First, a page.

The Kala Ghoda Arts Festival 2016 Handbook Vol. VI: Making A Difference

Philanthropy isn’t a cinch. To have a conscience that allows you to donate time, effort, and money to uplift less fortunate is commendable. At Kala Ghoda, amidst a bunch of commercial makers were a few who spent nine whole days at the event with the sole purpose of giving back to the community. We’ve compiled a list of some of the organisations that caught out eye and you should definitely know about.

Philanthropy isn’t a cinch. To have a conscience that allows you to donate time, effort, and money to uplift less fortunate is commendable. At Kala Ghoda, amidst a bunch of commercial makers were a few who spent nine whole days at the event with the sole purpose of giving back to the community. We’ve compiled a list of some of the organisations that caught out eye and you should definitely know about.

A. K. Munshi Yojna

Based in Mumbai, the A. K. Munshi Yojna is run by a group of selfless teachers who help handicapped kids and orphans nurture various forms of art with the aim of helping them make a livelihood out of it. With over a 150 students from ages 3 to 50 enrolled, the idea is to teach them to make various products like trays, necklaces, and other accessories. The profits earned are then used to feed the kids as well as transferred to a savings account under the kids’ names. It takes both time and effort, but once the kids get a hang of it, it’s makes them independent, thereby securing both their present and their future.

Nav Chetna Sewa Sansthan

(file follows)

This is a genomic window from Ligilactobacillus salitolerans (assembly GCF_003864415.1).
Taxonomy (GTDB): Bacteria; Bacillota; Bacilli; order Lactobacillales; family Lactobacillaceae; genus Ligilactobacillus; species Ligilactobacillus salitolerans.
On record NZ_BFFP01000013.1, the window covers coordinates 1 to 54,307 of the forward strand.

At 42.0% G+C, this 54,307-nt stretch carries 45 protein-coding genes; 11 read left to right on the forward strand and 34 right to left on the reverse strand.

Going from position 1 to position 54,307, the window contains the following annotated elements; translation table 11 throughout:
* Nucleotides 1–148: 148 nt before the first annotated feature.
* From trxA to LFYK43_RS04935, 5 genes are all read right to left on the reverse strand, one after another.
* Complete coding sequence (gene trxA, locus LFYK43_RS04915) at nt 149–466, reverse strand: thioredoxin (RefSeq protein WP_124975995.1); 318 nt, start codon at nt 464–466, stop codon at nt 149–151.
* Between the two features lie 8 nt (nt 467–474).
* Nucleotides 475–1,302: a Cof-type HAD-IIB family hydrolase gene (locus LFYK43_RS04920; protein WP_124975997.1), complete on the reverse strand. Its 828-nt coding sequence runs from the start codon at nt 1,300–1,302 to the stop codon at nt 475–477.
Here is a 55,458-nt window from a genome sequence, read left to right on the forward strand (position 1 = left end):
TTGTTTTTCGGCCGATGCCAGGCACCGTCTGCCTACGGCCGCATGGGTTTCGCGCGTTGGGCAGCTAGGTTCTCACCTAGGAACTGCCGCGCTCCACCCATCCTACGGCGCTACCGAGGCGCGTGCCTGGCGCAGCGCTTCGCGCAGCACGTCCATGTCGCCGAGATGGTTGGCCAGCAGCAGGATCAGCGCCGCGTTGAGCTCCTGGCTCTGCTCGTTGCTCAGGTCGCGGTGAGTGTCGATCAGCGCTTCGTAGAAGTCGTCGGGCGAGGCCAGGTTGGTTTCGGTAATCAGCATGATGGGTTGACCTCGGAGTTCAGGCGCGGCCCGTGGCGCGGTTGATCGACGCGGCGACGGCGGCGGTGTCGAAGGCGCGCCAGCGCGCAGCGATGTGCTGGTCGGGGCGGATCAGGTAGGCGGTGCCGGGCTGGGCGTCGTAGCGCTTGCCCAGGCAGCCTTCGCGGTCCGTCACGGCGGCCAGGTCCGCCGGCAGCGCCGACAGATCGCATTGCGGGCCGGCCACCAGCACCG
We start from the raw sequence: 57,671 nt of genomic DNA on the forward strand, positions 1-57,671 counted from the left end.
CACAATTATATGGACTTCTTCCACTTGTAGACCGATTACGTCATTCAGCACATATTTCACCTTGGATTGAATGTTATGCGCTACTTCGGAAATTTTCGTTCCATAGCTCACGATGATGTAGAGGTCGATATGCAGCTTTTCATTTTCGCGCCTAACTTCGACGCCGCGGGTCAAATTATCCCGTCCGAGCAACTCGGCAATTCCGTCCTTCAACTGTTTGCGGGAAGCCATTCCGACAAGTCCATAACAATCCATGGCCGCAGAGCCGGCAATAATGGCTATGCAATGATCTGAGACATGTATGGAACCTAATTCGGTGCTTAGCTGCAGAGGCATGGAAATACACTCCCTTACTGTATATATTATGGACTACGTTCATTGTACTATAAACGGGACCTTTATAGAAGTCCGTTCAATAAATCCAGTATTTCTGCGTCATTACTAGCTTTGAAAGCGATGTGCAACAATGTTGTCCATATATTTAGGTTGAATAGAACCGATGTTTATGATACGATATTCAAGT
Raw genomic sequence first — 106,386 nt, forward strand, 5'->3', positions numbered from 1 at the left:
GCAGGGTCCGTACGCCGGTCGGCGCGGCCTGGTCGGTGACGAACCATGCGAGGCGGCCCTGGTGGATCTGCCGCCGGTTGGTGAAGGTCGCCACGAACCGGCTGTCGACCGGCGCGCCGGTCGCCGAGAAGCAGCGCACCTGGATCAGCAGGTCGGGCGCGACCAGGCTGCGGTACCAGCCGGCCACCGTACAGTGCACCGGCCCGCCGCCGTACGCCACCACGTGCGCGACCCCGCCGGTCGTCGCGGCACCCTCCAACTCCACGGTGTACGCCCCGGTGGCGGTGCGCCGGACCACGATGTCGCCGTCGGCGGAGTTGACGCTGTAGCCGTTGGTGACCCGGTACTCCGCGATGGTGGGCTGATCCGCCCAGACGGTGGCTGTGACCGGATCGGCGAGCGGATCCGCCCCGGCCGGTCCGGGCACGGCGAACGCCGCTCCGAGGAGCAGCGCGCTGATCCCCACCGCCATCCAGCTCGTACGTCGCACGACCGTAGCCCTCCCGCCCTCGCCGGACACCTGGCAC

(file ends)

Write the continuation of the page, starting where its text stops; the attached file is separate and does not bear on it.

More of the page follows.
Bihar’s artistry goes back generations and the aim of the organisation is to preserve and promote the same. Nav Chetna Sewa Sansthan is an organisation that works with artisans all over the country — albeit, with a slight twist. The products are specifically made from a rare kind of grass that is found on the river banks in the region during the monsoon months. Called “Sikki” in India and “Golden Grass” in the West, it was traditionally woven into the products. However, a new method was invented in the past couple of decades where the designs are made using fingernails. Watch Sunny Gupta explain the process and much more in the video below.

Rustic Arts

Nitin and Shilpa Karkare’s Rustic Arts venture is rather fascinating. The couple, who has a handicraft background and runs a homestay resort in Ratnagiri, started Rustic Arts three years ago with the aim of helping local artisans by giving them jobs. These include carpenters, potters, and anyone who has the skill to use wood or clay. The wood is to produce coasters, trays, furniture, and kitchenware, whereas they use the terracotta method of clay-making to make pots and home decor products. The opportunities provided to the artisans help them sustain themselves without having to work long hours a day to make ends meet, which is rather incredible.

MCGM Self-Help Groups

While we’ve featured a few privately run organisations that are making a difference, the BMC, too, does its bit to empower the women in the city. The BMC divides the women into groups of 10 women each and teaches them various skills that help them launch a small business of their own. The training goes on for a few months, after which the government provides the women an opportunity to start their business by providing them with a small loan. The loan itself has a huge subsidy, which helps the women come out of poverty, earn a decent living, and educate their children to lead better lives in the future. The women make all sorts of products: file folders, jackets, jute and leather bags, customised junk jewellery, candles, and even soaps.

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You can view the complete Kala Ghoda Arts Festival 2016 Handbook here.

Rameez Shaikh

Rameez Shaikh is a twenty-three year old writer. With a degree in journalism to his name, he's an aspiring author with an absolutely astounding admiration for alliteration. Leisure propels him to read, dance, pen fiction and gloat about himself in third person. On weekdays, he works as a features writer. On weekends, he's a Manchester United fan.

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